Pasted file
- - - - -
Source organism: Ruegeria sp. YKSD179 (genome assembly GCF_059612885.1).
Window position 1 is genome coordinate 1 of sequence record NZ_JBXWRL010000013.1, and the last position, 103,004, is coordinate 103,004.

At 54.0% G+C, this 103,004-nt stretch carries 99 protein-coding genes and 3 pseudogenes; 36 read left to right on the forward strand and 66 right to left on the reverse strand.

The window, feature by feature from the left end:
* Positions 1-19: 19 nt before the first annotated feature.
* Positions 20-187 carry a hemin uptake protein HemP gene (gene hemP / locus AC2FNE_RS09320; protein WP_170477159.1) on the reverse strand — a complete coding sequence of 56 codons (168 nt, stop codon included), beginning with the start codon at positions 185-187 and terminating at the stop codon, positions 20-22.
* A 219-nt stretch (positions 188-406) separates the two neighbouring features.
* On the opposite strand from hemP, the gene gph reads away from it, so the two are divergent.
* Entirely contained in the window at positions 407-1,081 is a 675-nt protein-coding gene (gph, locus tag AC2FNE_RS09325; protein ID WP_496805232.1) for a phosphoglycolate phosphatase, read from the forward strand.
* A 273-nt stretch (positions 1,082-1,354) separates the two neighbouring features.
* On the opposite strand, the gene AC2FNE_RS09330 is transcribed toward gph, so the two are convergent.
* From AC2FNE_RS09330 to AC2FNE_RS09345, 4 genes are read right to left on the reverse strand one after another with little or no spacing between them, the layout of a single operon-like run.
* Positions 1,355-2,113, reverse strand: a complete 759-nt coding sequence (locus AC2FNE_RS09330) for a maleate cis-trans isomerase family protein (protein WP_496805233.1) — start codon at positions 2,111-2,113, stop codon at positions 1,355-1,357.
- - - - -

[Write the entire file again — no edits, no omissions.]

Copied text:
Source organism: Ruegeria sp. YKSD179 (genome assembly GCF_059612885.1).
Window position 1 is genome coordinate 1 of sequence record NZ_JBXWRL010000013.1, and the last position, 103,004, is coordinate 103,004.

At 54.0% G+C, this 103,004-nt stretch carries 99 protein-coding genes and 3 pseudogenes; 36 read left to right on the forward strand and 66 right to left on the reverse strand.

The window, feature by feature from the left end:
* Positions 1-19: 19 nt before the first annotated feature.
* Positions 20-187 carry a hemin uptake protein HemP gene (gene hemP / locus AC2FNE_RS09320; protein WP_170477159.1) on the reverse strand — a complete coding sequence of 56 codons (168 nt, stop codon included), beginning with the start codon at positions 185-187 and terminating at the stop codon, positions 20-22.
* A 219-nt stretch (positions 188-406) separates the two neighbouring features.
* On the opposite strand from hemP, the gene gph reads away from it, so the two are divergent.
* Entirely contained in the window at positions 407-1,081 is a 675-nt protein-coding gene (gph, locus tag AC2FNE_RS09325; protein ID WP_496805232.1) for a phosphoglycolate phosphatase, read from the forward strand.
* A 273-nt stretch (positions 1,082-1,354) separates the two neighbouring features.
* On the opposite strand, the gene AC2FNE_RS09330 is transcribed toward gph, so the two are convergent.
* From AC2FNE_RS09330 to AC2FNE_RS09345, 4 genes are read right to left on the reverse strand one after another with little or no spacing between them, the layout of a single operon-like run.
* Positions 1,355-2,113, reverse strand: a complete 759-nt coding sequence (locus AC2FNE_RS09330) for a maleate cis-trans isomerase family protein (protein WP_496805233.1) — start codon at positions 2,111-2,113, stop codon at positions 1,355-1,357.